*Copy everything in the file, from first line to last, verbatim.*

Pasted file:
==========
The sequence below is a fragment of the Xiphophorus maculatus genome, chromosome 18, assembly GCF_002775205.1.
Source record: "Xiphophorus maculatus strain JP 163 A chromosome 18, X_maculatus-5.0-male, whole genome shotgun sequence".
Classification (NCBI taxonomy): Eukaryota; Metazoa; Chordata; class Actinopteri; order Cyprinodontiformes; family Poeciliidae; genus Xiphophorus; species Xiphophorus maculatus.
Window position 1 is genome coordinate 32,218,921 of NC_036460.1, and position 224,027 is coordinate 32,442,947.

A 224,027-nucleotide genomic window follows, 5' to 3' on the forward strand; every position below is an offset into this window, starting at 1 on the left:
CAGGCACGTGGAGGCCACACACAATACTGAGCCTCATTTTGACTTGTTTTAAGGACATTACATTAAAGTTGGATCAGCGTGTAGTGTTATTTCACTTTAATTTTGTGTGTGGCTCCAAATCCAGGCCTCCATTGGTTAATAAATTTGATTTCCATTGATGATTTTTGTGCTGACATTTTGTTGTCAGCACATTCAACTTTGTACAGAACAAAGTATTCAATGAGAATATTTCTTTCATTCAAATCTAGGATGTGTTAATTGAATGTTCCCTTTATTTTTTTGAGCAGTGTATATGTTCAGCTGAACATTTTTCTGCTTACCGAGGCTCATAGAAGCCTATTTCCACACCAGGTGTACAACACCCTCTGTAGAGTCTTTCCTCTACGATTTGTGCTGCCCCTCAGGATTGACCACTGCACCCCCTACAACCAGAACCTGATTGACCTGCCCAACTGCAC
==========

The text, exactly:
The sequence below is a fragment of the Xiphophorus maculatus genome, chromosome 18, assembly GCF_002775205.1.
Source record: "Xiphophorus maculatus strain JP 163 A chromosome 18, X_maculatus-5.0-male, whole genome shotgun sequence".
Classification (NCBI taxonomy): Eukaryota; Metazoa; Chordata; class Actinopteri; order Cyprinodontiformes; family Poeciliidae; genus Xiphophorus; species Xiphophorus maculatus.
Window position 1 is genome coordinate 32,218,921 of NC_036460.1, and position 224,027 is coordinate 32,442,947.

A 224,027-nucleotide genomic window follows, 5' to 3' on the forward strand; every position below is an offset into this window, starting at 1 on the left:
CAGGCACGTGGAGGCCACACACAATACTGAGCCTCATTTTGACTTGTTTTAAGGACATTACATTAAAGTTGGATCAGCGTGTAGTGTTATTTCACTTTAATTTTGTGTGTGGCTCCAAATCCAGGCCTCCATTGGTTAATAAATTTGATTTCCATTGATGATTTTTGTGCTGACATTTTGTTGTCAGCACATTCAACTTTGTACAGAACAAAGTATTCAATGAGAATATTTCTTTCATTCAAATCTAGGATGTGTTAATTGAATGTTCCCTTTATTTTTTTGAGCAGTGTATATGTTCAGCTGAACATTTTTCTGCTTACCGAGGCTCATAGAAGCCTATTTCCACACCAGGTGTACAACACCCTCTGTAGAGTCTTTCCTCTACGATTTGTGCTGCCCCTCAGGATTGACCACTGCACCCCCTACAACCAGAACCTGATTGACCTGCCCAACTGCAC